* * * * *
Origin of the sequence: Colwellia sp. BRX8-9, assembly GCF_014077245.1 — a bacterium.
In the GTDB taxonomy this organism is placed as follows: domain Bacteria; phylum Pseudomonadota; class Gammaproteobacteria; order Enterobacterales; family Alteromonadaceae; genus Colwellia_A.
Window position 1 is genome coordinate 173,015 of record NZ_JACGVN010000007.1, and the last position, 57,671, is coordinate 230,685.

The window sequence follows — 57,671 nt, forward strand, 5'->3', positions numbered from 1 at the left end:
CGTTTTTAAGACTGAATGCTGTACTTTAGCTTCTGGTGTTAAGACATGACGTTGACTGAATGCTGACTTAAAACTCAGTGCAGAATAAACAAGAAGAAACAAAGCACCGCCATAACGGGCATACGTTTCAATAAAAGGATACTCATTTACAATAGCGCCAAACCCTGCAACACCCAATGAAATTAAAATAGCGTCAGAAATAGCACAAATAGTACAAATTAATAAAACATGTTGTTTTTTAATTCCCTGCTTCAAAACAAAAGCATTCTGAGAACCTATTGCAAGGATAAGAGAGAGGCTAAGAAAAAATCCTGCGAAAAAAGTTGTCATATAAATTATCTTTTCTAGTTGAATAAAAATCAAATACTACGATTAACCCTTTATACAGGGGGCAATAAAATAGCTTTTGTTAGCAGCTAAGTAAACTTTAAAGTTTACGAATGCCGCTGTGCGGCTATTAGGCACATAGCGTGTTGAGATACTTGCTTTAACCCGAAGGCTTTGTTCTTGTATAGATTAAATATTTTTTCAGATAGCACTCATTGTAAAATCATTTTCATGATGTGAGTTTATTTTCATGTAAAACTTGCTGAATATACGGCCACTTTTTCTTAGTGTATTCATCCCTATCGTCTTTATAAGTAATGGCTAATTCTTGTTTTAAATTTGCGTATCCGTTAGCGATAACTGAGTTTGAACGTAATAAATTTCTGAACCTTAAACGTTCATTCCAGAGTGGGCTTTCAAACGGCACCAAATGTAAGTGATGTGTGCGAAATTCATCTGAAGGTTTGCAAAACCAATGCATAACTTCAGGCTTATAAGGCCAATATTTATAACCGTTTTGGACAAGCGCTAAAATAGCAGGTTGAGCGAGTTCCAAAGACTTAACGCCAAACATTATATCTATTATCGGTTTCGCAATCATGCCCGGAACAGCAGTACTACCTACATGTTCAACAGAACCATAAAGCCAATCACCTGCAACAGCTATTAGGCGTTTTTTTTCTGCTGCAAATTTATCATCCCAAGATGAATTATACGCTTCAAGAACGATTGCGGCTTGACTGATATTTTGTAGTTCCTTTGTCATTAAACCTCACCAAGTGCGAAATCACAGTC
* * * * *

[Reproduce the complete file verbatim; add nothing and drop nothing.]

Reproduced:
Origin of the sequence: Colwellia sp. BRX8-9, assembly GCF_014077245.1 — a bacterium.
In the GTDB taxonomy this organism is placed as follows: domain Bacteria; phylum Pseudomonadota; class Gammaproteobacteria; order Enterobacterales; family Alteromonadaceae; genus Colwellia_A.
Window position 1 is genome coordinate 173,015 of record NZ_JACGVN010000007.1, and the last position, 57,671, is coordinate 230,685.

The window sequence follows — 57,671 nt, forward strand, 5'->3', positions numbered from 1 at the left end:
CGTTTTTAAGACTGAATGCTGTACTTTAGCTTCTGGTGTTAAGACATGACGTTGACTGAATGCTGACTTAAAACTCAGTGCAGAATAAACAAGAAGAAACAAAGCACCGCCATAACGGGCATACGTTTCAATAAAAGGATACTCATTTACAATAGCGCCAAACCCTGCAACACCCAATGAAATTAAAATAGCGTCAGAAATAGCACAAATAGTACAAATTAATAAAACATGTTGTTTTTTAATTCCCTGCTTCAAAACAAAAGCATTCTGAGAACCTATTGCAAGGATAAGAGAGAGGCTAAGAAAAAATCCTGCGAAAAAAGTTGTCATATAAATTATCTTTTCTAGTTGAATAAAAATCAAATACTACGATTAACCCTTTATACAGGGGGCAATAAAATAGCTTTTGTTAGCAGCTAAGTAAACTTTAAAGTTTACGAATGCCGCTGTGCGGCTATTAGGCACATAGCGTGTTGAGATACTTGCTTTAACCCGAAGGCTTTGTTCTTGTATAGATTAAATATTTTTTCAGATAGCACTCATTGTAAAATCATTTTCATGATGTGAGTTTATTTTCATGTAAAACTTGCTGAATATACGGCCACTTTTTCTTAGTGTATTCATCCCTATCGTCTTTATAAGTAATGGCTAATTCTTGTTTTAAATTTGCGTATCCGTTAGCGATAACTGAGTTTGAACGTAATAAATTTCTGAACCTTAAACGTTCATTCCAGAGTGGGCTTTCAAACGGCACCAAATGTAAGTGATGTGTGCGAAATTCATCTGAAGGTTTGCAAAACCAATGCATAACTTCAGGCTTATAAGGCCAATATTTATAACCGTTTTGGACAAGCGCTAAAATAGCAGGTTGAGCGAGTTCCAAAGACTTAACGCCAAACATTATATCTATTATCGGTTTCGCAATCATGCCCGGAACAGCAGTACTACCTACATGTTCAACAGAACCATAAAGCCAATCACCTGCAACAGCTATTAGGCGTTTTTTTTCTGCTGCAAATTTATCATCCCAAGATGAATTATACGCTTCAAGAACGATTGCGGCTTGACTGATATTTTGTAGTTCCTTTGTCATTAAACCTCACCAAGTGCGAAATCACAGTC